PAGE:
2019 Yadkin County Program Impact Report

Approved: January 9, 2020

I. Executive Summary

Yadkin County Cooperative Extension is an educational partnership between NC State University, NC A&T State University, USDA and Yadkin County Government. Our mission is to deliver education and technology that enriches the lives, land and economy of local citizens. Cooperative Extension programs meet people’s needs, supply decision makers with unbiased data and help individuals, families and communities succeed.
Last year the Yadkin County Cooperative Extension Center received over 20,000 requests for educational information from residents. Volunteers contributed over 825 hours of service to the community.
North Carolina 4-H serves hundreds of thousands of youth across our state through many programs that span from healthy lifestyles, STEM, community service, agriculture, and so much more. In our county, we offer 4-H clubs, school enrichment programs, summer camps, and special interest programs to support the growth of youth in our community. In June of 2019, we added our seventh 4-H Club to the county in the West Yadkin Area. Between July -2018-June-2019, Yadkin County 4-H and Cooperative Extension served 989 youth and teachers in school enrichment programs. This summer we were able to offer 14 Summer Fun programs as well. We hope to keep growing 4-H in our county by living by our slogan of, “Learn-by-doing” in our clubs, school enrichment opportunities, and other educational program options.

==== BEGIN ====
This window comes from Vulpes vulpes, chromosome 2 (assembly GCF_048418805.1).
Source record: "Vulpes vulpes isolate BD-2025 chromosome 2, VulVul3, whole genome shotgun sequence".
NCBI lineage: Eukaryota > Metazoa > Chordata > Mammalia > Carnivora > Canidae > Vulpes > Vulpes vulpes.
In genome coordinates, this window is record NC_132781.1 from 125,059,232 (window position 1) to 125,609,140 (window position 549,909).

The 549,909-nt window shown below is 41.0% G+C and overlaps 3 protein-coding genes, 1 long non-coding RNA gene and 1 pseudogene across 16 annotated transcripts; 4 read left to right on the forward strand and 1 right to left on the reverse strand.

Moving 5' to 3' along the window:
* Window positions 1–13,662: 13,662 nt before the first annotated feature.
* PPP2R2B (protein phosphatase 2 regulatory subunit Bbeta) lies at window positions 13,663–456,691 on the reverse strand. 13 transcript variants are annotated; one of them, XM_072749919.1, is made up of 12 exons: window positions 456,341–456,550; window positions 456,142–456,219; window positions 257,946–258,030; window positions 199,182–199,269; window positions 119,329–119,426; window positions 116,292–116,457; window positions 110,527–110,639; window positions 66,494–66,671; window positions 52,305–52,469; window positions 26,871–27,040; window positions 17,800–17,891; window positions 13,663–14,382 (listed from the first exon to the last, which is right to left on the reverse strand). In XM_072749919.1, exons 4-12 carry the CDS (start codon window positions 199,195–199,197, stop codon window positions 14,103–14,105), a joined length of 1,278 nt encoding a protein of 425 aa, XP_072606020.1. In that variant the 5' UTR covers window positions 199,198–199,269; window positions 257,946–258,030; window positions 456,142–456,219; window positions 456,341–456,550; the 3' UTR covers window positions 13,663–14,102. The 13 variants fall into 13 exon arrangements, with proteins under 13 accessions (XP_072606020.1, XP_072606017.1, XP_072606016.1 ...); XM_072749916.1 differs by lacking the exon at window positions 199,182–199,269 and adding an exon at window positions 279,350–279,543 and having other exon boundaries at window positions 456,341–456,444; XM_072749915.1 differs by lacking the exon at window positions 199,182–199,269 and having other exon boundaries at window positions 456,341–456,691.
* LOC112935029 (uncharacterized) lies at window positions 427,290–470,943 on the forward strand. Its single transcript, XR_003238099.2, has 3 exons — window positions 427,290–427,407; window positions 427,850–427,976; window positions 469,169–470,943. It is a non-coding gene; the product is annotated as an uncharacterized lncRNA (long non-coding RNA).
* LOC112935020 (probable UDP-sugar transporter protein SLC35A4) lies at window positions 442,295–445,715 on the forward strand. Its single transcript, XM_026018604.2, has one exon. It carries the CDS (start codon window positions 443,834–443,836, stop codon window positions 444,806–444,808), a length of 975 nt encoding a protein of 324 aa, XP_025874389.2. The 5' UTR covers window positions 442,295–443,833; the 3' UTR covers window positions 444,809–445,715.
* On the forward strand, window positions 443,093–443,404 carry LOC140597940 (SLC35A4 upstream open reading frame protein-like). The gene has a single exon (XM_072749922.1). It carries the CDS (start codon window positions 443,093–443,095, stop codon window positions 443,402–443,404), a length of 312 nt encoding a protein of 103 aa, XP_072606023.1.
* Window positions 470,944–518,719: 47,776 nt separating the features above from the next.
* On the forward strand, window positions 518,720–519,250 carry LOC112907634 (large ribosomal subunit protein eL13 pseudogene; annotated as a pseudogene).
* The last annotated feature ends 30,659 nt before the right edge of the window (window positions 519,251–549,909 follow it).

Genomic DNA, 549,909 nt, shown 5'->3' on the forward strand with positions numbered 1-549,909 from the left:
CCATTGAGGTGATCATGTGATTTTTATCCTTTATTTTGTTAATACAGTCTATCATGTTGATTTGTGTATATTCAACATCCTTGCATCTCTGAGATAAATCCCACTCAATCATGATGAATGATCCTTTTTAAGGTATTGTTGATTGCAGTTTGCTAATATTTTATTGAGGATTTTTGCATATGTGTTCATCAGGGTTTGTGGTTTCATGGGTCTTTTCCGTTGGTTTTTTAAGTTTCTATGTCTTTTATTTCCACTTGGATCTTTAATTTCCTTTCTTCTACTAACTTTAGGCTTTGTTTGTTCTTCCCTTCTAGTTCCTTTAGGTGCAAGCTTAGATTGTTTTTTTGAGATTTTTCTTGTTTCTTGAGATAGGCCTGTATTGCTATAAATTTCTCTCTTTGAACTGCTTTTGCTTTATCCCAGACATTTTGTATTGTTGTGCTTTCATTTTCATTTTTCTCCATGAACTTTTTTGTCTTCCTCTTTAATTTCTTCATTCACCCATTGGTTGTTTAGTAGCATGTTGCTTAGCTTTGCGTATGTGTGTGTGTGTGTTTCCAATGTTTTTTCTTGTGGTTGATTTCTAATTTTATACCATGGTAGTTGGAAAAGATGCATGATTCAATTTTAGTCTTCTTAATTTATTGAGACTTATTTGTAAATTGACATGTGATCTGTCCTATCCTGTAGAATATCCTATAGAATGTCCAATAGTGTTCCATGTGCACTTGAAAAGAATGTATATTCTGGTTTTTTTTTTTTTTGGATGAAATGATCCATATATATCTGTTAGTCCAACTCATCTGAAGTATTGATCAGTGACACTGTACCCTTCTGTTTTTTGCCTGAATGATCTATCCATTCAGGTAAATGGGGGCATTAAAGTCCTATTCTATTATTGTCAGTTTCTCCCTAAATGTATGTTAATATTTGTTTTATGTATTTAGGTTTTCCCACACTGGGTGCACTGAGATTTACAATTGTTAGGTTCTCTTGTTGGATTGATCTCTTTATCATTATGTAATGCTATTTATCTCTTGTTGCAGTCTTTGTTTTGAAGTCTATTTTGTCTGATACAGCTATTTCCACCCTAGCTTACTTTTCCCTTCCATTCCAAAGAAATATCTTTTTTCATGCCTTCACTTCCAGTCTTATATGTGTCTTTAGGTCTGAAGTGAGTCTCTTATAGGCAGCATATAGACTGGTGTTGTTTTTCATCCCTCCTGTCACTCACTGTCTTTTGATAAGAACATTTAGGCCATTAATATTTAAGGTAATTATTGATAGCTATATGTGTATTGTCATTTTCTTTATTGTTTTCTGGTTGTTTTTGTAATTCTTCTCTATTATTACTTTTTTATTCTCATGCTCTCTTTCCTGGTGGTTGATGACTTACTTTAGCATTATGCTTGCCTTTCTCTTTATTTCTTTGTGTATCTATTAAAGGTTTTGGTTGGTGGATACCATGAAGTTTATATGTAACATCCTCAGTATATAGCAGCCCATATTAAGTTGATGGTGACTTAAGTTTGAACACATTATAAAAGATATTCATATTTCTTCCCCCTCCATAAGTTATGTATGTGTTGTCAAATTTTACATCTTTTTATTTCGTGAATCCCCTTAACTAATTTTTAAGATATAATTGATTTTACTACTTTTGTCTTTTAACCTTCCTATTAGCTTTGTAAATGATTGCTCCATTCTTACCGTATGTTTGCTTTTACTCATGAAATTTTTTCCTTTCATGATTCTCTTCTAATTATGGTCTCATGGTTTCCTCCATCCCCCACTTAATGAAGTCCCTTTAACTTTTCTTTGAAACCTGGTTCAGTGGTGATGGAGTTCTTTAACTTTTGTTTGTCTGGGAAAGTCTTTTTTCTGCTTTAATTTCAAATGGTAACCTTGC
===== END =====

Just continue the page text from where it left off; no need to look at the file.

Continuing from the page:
117 pesticide applicators were trained by Cooperative Extension. If applicators (farmers) were required to pay outside applicators to spray, it would cost approximately $8/acre. The average farm in Yadkin County is 106 acres. Depending on the agricultural enterprise mix, 7-10 applications would be normal per farm and the value of proper pesticide use amounts to approximately $550,000 in savings due to weed control, resistant weed management and natural resource protection.
Yadkin County Cooperative Extension partnered with Yadkin County Solid Waste and NCDA&CS to host a Pesticide Collection Day. 1572 lbs. of pesticide materials were collected, to be disposed of properly. Because of this Collection Day, over $12,000 in disposal savings was garnered. If disposed of improperly, the clean-up could amount to over $600,000.